Migraine Linked to Distorted Neural Connections


According to a recent study, people with migraines may have altered connections between the somatosensory cortex and the frontal lobe compared with people who do not experience migraines.

In a study published in the Journal of Headache and Pain, researchers aimed to investigate abnormalities of the frequency-specific somatosensory-related network in patients with migraine by using magnetoencephalography (MEG).

Researchers enrolled 22 patients who experience migraine without aura in the interictal phase and who were right-handed and matched them with 22 health controls by way of sex and age. Investigators sought to examine functional connectivity in the task-related networks of individuals with migraine using MEG.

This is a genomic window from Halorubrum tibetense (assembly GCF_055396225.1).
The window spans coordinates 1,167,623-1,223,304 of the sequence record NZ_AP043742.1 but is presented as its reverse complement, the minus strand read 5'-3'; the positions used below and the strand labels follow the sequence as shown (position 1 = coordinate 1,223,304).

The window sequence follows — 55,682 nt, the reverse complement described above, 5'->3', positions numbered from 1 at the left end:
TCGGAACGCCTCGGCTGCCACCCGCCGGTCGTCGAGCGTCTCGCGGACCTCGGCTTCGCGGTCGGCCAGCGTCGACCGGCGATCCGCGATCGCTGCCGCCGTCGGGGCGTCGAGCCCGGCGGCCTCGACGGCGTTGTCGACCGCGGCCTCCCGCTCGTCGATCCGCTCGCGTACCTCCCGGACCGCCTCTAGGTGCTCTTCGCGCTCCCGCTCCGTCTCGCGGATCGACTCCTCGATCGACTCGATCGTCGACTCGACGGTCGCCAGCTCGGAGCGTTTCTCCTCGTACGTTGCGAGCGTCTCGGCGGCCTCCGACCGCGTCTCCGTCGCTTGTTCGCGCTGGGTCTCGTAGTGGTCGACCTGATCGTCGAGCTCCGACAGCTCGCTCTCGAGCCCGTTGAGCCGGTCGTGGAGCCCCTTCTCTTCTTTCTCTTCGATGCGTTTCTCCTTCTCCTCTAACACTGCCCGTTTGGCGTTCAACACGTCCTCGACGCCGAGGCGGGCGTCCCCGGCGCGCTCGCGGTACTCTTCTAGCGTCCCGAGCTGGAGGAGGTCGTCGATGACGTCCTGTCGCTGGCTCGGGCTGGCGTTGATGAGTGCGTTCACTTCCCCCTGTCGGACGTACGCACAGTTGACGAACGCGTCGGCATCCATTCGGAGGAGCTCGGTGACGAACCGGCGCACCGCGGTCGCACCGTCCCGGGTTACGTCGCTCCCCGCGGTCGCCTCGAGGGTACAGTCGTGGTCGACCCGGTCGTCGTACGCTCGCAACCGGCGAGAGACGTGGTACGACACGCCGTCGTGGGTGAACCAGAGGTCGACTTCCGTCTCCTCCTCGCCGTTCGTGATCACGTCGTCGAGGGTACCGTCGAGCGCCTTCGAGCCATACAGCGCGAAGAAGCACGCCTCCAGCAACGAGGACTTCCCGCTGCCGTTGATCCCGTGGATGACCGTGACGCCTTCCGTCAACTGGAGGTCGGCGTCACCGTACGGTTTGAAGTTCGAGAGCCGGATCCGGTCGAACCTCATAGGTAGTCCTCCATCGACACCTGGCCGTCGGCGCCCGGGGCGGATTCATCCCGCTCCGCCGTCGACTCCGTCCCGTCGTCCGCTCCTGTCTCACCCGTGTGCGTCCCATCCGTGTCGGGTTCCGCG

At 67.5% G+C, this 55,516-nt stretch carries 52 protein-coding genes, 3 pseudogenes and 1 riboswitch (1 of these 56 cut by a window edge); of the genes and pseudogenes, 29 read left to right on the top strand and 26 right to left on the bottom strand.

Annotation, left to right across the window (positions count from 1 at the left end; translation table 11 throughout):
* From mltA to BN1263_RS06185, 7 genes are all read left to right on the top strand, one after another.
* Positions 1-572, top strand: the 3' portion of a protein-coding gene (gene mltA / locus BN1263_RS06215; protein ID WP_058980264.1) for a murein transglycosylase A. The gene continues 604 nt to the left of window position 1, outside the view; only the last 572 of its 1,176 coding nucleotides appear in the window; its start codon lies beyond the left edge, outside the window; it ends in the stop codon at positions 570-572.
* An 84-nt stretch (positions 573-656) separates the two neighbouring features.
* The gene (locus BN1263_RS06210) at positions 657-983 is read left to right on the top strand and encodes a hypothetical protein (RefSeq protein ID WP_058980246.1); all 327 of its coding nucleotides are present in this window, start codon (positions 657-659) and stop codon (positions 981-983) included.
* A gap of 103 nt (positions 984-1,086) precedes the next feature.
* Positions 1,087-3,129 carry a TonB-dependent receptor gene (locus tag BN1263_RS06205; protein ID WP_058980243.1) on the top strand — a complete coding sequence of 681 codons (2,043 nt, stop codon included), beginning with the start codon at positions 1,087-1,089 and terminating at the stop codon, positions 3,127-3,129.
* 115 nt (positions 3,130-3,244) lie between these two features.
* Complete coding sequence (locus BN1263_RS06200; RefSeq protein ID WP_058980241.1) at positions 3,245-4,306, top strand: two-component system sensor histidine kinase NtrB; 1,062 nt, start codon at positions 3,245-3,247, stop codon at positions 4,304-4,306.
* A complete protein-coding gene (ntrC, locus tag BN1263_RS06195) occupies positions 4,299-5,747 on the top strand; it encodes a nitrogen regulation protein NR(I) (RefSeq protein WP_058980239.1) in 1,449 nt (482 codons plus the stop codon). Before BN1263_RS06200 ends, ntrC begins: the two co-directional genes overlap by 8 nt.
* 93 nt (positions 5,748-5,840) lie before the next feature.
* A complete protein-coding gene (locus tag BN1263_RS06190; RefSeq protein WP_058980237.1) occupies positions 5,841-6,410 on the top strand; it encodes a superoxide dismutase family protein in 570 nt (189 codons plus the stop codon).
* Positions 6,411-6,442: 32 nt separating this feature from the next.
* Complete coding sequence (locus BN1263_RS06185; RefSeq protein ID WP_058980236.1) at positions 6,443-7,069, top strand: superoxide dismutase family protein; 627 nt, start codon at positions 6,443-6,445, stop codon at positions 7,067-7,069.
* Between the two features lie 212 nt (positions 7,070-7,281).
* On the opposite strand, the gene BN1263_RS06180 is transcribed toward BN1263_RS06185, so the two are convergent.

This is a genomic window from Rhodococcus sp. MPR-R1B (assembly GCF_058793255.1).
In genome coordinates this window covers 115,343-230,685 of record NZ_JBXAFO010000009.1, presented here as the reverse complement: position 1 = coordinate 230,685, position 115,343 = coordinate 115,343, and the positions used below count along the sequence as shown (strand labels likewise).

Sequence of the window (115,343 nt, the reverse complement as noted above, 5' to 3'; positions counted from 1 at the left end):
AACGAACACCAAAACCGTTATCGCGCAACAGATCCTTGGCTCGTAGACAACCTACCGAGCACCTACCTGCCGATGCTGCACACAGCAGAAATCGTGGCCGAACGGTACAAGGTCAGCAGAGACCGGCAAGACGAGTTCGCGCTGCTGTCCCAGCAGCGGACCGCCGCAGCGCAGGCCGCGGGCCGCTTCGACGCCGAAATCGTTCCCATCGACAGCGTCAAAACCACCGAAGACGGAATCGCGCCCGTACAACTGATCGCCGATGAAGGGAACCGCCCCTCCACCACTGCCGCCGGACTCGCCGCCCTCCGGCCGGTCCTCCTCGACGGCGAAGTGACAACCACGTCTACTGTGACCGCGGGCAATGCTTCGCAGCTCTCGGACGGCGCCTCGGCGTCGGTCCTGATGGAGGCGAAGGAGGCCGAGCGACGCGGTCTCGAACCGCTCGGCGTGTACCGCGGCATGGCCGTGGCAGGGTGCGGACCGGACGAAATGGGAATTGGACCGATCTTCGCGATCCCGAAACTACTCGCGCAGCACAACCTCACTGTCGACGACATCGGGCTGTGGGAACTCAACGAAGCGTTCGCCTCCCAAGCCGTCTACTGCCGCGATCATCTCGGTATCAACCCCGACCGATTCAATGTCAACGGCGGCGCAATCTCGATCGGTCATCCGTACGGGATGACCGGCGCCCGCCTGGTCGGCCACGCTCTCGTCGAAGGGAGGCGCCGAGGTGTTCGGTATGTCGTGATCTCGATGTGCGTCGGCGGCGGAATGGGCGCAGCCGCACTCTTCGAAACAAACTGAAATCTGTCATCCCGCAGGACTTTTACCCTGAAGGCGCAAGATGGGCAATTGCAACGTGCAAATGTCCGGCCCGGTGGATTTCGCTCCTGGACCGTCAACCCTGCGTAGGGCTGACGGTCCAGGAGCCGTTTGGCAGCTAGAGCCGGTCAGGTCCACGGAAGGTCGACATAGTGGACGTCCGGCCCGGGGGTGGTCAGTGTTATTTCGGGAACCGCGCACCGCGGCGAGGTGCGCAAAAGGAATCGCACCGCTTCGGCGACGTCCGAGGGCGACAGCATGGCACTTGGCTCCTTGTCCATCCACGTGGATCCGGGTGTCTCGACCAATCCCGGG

Right-handed patients with migraine without aura (interictal phase; n = 22; mean age, 29.27; 68.2% women; mean illness duration, 12.70 years; 36% and 64% with bilateral and unilateral migraine, respectively) and sex- and age- matched healthy controls underwent whole head MEG, magnetic resonance imaging, and frequency-specific network analysis. MEG scans were conducted and analyzed in a 1 Hz to 1000 Hz frequency range across multiple bands and a .2 msec electrical stimulus was administered to the right wrist median nerve of each participant.

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